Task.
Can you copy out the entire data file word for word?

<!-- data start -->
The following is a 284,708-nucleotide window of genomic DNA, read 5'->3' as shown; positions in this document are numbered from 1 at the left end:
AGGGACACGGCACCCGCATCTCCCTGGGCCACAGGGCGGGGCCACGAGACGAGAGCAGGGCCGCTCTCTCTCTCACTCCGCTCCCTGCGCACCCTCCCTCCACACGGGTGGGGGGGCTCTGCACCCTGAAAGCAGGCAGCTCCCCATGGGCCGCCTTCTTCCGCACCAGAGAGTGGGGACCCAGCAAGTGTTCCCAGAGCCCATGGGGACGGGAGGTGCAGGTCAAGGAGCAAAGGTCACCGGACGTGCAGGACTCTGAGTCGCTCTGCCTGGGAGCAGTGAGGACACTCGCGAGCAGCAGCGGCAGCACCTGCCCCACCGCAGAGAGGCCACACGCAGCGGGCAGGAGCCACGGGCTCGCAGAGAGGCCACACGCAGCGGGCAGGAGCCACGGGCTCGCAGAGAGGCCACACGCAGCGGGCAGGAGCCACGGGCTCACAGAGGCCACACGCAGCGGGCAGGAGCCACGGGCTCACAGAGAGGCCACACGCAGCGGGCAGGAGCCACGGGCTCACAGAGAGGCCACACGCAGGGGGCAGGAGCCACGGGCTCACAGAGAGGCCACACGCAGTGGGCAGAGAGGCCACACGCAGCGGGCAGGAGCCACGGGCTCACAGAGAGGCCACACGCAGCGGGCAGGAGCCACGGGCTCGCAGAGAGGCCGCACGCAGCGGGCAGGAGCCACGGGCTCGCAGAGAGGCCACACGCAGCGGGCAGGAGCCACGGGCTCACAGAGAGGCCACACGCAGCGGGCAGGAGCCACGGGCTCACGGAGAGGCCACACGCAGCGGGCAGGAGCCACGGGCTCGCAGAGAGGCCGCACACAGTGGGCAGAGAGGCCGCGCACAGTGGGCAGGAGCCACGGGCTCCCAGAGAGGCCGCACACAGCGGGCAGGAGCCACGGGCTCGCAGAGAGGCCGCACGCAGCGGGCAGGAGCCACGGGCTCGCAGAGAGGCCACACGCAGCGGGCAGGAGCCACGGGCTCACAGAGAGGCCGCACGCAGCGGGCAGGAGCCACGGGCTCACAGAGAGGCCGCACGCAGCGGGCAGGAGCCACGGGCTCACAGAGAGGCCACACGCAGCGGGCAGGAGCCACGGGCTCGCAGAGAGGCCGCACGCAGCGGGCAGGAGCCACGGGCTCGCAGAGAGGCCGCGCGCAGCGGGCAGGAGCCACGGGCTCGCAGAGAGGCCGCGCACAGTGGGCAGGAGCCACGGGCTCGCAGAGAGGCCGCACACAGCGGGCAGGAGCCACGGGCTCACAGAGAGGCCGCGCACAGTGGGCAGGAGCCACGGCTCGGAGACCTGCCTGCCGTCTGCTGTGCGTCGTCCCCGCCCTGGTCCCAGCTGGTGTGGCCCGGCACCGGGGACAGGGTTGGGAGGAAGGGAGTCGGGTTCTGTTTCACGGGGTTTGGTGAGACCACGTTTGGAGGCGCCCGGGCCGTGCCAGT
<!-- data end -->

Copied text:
The following is a 284,708-nucleotide window of genomic DNA, read 5'->3' as shown; positions in this document are numbered from 1 at the left end:
AGGGACACGGCACCCGCATCTCCCTGGGCCACAGGGCGGGGCCACGAGACGAGAGCAGGGCCGCTCTCTCTCTCACTCCGCTCCCTGCGCACCCTCCCTCCACACGGGTGGGGGGGCTCTGCACCCTGAAAGCAGGCAGCTCCCCATGGGCCGCCTTCTTCCGCACCAGAGAGTGGGGACCCAGCAAGTGTTCCCAGAGCCCATGGGGACGGGAGGTGCAGGTCAAGGAGCAAAGGTCACCGGACGTGCAGGACTCTGAGTCGCTCTGCCTGGGAGCAGTGAGGACACTCGCGAGCAGCAGCGGCAGCACCTGCCCCACCGCAGAGAGGCCACACGCAGCGGGCAGGAGCCACGGGCTCGCAGAGAGGCCACACGCAGCGGGCAGGAGCCACGGGCTCGCAGAGAGGCCACACGCAGCGGGCAGGAGCCACGGGCTCACAGAGGCCACACGCAGCGGGCAGGAGCCACGGGCTCACAGAGAGGCCACACGCAGCGGGCAGGAGCCACGGGCTCACAGAGAGGCCACACGCAGGGGGCAGGAGCCACGGGCTCACAGAGAGGCCACACGCAGTGGGCAGAGAGGCCACACGCAGCGGGCAGGAGCCACGGGCTCACAGAGAGGCCACACGCAGCGGGCAGGAGCCACGGGCTCGCAGAGAGGCCGCACGCAGCGGGCAGGAGCCACGGGCTCGCAGAGAGGCCACACGCAGCGGGCAGGAGCCACGGGCTCACAGAGAGGCCACACGCAGCGGGCAGGAGCCACGGGCTCACGGAGAGGCCACACGCAGCGGGCAGGAGCCACGGGCTCGCAGAGAGGCCGCACACAGTGGGCAGAGAGGCCGCGCACAGTGGGCAGGAGCCACGGGCTCCCAGAGAGGCCGCACACAGCGGGCAGGAGCCACGGGCTCGCAGAGAGGCCGCACGCAGCGGGCAGGAGCCACGGGCTCGCAGAGAGGCCACACGCAGCGGGCAGGAGCCACGGGCTCACAGAGAGGCCGCACGCAGCGGGCAGGAGCCACGGGCTCACAGAGAGGCCGCACGCAGCGGGCAGGAGCCACGGGCTCACAGAGAGGCCACACGCAGCGGGCAGGAGCCACGGGCTCGCAGAGAGGCCGCACGCAGCGGGCAGGAGCCACGGGCTCGCAGAGAGGCCGCGCGCAGCGGGCAGGAGCCACGGGCTCGCAGAGAGGCCGCGCACAGTGGGCAGGAGCCACGGGCTCGCAGAGAGGCCGCACACAGCGGGCAGGAGCCACGGGCTCACAGAGAGGCCGCGCACAGTGGGCAGGAGCCACGGCTCGGAGACCTGCCTGCCGTCTGCTGTGCGTCGTCCCCGCCCTGGTCCCAGCTGGTGTGGCCCGGCACCGGGGACAGGGTTGGGAGGAAGGGAGTCGGGTTCTGTTTCACGGGGTTTGGTGAGACCACGTTTGGAGGCGCCCGGGCCGTGCCAGT